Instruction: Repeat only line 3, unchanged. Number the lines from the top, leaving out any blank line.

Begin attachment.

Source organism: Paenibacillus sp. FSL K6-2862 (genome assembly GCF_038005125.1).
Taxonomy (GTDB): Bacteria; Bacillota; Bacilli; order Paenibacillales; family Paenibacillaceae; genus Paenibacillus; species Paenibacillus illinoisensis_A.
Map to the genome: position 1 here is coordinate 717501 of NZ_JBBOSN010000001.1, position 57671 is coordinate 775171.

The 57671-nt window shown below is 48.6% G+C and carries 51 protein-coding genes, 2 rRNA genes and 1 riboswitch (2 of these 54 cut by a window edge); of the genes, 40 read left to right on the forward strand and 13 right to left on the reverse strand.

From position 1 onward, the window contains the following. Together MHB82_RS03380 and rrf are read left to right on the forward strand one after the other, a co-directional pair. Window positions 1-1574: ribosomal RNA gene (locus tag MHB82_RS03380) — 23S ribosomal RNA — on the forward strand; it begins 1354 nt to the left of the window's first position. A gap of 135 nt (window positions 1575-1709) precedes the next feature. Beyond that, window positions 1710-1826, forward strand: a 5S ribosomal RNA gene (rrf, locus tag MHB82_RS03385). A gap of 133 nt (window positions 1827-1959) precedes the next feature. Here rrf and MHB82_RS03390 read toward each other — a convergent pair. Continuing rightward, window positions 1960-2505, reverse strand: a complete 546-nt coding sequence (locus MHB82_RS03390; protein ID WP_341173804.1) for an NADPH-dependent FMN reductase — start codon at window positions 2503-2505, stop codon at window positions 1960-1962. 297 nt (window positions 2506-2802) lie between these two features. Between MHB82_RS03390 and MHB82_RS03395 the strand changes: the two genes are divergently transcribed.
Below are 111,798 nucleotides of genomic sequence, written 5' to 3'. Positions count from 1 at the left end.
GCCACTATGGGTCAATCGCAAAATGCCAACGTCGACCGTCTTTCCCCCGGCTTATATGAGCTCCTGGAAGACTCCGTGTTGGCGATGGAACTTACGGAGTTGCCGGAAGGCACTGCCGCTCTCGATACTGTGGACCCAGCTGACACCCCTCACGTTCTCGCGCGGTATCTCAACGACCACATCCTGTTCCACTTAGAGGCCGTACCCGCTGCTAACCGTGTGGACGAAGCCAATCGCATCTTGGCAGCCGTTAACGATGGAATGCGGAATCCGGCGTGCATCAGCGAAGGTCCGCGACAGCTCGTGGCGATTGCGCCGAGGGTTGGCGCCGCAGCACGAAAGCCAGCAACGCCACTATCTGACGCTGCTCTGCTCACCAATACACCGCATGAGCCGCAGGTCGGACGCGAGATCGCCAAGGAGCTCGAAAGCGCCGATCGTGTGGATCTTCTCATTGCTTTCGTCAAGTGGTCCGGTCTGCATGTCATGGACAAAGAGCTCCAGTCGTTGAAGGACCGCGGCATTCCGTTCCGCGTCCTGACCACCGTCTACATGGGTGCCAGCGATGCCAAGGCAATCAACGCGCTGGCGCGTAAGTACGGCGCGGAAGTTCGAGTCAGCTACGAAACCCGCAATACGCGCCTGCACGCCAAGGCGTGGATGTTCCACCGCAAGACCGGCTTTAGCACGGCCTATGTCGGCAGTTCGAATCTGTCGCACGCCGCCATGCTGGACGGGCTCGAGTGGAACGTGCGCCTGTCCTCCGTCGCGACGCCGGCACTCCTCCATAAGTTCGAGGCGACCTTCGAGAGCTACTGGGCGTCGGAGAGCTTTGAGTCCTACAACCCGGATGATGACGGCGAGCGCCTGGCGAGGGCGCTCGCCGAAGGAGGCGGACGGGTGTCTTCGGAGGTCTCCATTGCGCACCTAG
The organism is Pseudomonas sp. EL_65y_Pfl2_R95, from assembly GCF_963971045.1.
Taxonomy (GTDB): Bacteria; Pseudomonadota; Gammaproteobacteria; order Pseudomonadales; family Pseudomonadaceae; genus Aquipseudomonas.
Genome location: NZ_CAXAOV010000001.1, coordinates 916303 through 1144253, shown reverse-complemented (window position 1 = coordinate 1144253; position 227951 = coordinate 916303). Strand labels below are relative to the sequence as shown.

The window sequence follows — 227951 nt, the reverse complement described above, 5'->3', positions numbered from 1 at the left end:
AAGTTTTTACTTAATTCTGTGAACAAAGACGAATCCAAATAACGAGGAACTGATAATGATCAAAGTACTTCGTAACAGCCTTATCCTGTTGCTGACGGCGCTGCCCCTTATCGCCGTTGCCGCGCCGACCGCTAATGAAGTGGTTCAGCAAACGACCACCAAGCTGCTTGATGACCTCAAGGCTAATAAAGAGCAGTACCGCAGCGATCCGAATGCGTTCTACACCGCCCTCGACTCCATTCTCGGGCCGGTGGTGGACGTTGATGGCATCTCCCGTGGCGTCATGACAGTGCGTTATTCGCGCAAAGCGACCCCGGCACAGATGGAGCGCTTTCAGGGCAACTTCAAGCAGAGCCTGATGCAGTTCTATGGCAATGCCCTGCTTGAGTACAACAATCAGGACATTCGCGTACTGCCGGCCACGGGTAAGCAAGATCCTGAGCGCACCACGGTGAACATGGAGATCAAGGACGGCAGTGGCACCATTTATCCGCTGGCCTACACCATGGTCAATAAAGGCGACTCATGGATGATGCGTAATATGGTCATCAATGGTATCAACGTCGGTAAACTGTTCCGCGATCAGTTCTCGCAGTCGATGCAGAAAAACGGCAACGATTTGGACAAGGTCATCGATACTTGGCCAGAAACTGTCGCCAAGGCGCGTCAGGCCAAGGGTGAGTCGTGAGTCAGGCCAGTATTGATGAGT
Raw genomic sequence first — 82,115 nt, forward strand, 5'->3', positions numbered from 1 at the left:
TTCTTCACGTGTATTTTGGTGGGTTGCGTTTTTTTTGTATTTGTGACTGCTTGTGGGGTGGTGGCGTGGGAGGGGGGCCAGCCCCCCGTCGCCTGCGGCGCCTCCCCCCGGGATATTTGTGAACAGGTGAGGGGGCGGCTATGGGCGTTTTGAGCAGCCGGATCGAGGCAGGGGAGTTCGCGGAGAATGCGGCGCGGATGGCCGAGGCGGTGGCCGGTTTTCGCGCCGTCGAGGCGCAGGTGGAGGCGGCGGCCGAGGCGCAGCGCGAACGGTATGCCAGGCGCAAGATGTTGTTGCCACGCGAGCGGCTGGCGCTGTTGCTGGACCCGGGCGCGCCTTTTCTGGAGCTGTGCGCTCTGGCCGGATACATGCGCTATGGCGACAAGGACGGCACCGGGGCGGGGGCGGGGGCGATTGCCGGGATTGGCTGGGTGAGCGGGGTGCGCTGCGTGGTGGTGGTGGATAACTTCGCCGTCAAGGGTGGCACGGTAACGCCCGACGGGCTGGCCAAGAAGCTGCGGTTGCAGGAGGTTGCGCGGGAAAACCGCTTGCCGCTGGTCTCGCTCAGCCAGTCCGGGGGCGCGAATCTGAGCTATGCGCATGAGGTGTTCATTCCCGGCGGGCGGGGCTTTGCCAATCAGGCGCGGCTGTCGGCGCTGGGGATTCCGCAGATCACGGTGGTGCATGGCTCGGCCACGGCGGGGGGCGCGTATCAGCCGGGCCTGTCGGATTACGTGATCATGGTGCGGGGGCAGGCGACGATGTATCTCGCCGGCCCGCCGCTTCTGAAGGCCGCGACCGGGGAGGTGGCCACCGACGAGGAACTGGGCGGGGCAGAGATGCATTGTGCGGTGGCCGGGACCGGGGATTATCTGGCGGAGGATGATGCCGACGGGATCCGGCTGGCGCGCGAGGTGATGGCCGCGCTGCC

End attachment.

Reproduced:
Map to the genome: position 1 here is coordinate 717501 of NZ_JBBOSN010000001.1, position 57671 is coordinate 775171.